Rodrigo Duterte
Rodrigo DuterteReuters

Philippine President Rodrigo Duterte on Sunday apologized to Jews for his controversial remarks comparing himself with Adolf Hitler, but also said he did nothing wrong and reiterated his desire to kill millions of drug addicts, AFP reported.

Duterte, whose bloody war on crime had already drawn international condemnation, sparked fresh outrage on Friday when he likened his deadly crime war with Hitler's efforts to exterminate Jews.

Duterte said he was merely reacting to critics who drew comparisons between him and the Nazi leader.

"So I said, 'sure I am Hitler, but the ones I will kill are these (drug addicts)'," Duterte said in a speech broadcast on national television.

"But it is not really that I said something wrong. But rather they do not really want to tinker with the memory so I apologize profoundly and deeply to the Jewish (people),” he continued.

"It was never my intention but the problem was I was criticized using Hitler, comparing to me. But I was very emphatic. I will kill the three million," stressed Duterte.

His comments were criticized by, among others, Ronald S. Lauder, president of the World Jewish Congress, who said that Duterte’s implied praise for Hitler is "revolting" and "unacceptable."

“These statements are revolting, and President Duterte must retract them and apologize,” said Lauder.

Acknowledging that "drug abuse is a serious issue," Lauder said that still, "what President Duterte said is not only profoundly inhumane, but it demonstrates an appalling disrespect for human life that is truly heart-breaking for the democratically elected leader of a great country."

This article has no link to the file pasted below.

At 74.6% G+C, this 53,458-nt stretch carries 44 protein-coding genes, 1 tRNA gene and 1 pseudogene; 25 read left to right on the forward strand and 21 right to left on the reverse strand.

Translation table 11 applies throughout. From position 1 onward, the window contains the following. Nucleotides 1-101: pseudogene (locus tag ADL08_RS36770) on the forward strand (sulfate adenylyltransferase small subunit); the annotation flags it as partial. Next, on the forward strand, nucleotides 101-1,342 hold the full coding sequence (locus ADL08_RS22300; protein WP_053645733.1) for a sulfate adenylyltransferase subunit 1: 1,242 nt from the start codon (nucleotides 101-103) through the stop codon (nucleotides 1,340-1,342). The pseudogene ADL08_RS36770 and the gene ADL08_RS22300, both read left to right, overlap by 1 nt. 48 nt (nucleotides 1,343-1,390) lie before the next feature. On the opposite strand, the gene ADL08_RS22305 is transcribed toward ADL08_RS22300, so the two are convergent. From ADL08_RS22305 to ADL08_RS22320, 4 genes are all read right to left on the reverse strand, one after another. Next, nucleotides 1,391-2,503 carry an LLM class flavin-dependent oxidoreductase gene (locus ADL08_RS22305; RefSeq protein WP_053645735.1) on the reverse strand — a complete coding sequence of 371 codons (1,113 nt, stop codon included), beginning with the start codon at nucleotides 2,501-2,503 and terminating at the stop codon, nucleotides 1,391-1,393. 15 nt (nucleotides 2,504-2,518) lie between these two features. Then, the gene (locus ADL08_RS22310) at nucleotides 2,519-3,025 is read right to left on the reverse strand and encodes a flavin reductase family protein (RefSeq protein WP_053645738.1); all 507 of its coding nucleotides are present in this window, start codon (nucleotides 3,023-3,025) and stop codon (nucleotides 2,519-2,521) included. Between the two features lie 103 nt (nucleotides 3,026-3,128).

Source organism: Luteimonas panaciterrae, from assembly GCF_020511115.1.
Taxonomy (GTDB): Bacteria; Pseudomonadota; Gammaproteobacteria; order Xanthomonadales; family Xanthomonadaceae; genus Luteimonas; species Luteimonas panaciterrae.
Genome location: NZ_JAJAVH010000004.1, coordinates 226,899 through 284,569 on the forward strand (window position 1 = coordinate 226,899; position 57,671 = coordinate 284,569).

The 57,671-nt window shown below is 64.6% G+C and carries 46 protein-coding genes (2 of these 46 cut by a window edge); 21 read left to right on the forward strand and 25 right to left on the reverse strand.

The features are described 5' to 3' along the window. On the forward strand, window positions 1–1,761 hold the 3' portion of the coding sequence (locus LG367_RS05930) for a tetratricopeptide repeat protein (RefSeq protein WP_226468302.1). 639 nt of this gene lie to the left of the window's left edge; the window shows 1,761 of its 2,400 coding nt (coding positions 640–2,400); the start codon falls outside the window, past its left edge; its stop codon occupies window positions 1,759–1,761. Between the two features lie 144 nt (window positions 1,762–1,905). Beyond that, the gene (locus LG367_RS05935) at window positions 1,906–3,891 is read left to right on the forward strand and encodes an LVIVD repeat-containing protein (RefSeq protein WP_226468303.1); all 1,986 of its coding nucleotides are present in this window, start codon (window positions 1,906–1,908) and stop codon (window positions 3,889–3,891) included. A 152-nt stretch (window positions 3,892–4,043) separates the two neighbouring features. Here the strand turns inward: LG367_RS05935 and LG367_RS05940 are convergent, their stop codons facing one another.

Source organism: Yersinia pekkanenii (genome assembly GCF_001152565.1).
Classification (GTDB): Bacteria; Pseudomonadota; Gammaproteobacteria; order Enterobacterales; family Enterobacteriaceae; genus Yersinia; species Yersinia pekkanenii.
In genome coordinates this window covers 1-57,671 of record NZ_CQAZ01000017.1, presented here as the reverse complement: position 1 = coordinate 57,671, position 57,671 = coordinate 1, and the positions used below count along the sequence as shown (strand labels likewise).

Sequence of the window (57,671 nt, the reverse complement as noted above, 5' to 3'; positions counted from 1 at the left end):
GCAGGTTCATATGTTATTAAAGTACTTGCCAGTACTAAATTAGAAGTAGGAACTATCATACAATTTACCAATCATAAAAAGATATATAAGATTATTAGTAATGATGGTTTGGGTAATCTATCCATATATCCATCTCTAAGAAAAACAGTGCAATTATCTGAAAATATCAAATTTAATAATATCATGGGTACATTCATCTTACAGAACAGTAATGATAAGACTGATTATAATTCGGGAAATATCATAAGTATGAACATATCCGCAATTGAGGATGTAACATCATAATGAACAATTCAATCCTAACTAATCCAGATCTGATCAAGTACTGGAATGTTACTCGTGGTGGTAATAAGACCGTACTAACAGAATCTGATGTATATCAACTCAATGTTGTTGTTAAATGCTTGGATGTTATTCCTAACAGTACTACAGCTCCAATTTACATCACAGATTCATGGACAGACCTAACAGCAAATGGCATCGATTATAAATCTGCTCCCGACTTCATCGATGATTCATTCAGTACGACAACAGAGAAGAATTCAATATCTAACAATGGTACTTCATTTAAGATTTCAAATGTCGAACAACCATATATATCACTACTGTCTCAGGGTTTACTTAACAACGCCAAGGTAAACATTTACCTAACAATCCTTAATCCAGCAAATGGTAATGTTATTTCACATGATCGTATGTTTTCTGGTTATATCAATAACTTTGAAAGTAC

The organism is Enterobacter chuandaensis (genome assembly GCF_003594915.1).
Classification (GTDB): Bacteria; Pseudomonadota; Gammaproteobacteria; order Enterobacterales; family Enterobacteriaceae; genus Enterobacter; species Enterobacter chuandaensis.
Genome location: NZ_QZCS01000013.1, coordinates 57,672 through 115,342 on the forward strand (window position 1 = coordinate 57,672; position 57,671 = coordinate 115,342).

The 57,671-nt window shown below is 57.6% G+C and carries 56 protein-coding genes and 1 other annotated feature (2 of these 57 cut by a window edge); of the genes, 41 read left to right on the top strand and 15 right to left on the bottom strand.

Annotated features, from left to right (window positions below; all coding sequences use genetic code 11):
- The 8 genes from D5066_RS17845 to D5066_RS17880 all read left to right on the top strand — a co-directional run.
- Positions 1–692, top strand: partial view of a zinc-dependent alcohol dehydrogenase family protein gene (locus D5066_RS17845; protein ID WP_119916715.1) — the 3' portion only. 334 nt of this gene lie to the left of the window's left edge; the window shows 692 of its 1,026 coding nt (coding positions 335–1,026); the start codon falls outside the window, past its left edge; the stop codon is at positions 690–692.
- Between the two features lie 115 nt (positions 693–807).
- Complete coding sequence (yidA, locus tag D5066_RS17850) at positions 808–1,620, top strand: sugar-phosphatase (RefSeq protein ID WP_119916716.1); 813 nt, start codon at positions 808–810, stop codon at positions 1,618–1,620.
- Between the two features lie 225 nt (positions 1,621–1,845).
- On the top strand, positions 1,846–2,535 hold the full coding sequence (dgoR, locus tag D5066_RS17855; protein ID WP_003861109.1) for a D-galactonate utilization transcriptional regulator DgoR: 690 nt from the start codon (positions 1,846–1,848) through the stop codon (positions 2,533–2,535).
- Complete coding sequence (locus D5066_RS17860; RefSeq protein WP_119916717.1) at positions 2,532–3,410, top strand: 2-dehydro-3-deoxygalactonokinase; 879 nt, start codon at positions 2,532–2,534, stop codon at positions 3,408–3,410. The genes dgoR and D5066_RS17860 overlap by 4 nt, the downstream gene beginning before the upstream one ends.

Duterte, 71, won elections in May in a landslide after a campaign dominated by his pledge to eradicate drugs in society by killing tens of thousands of people.

Since taking office on June 30, police have killed more than 1,200 people and about 1,800 others have died in unexplained circumstances, according to official figures.

Duterte recently made headlines when he launched a series of personal attacks against U.S. President Barack Obama after the Obama administration challenged Duterte’s tough anti-drug policies.

Incensed by the U.S. President’s plans to pressure him to change course, Duterte exploded on air, calling Obama a “son of a whore” in response to a reporter’s question on the issue.

When asked about the incident, Obama downplayed the comments, describing Duterte as “a colorful guy.”

But following Duterte’s comments, the White House promptly cancelled talks between Obama and his Filipino counterpart.

(Arutz Sheva’s North American desk is keeping you updated until the start of Rosh Hashanah in New York. The time posted automatically on all Arutz Sheva articles, however, is Israeli time.)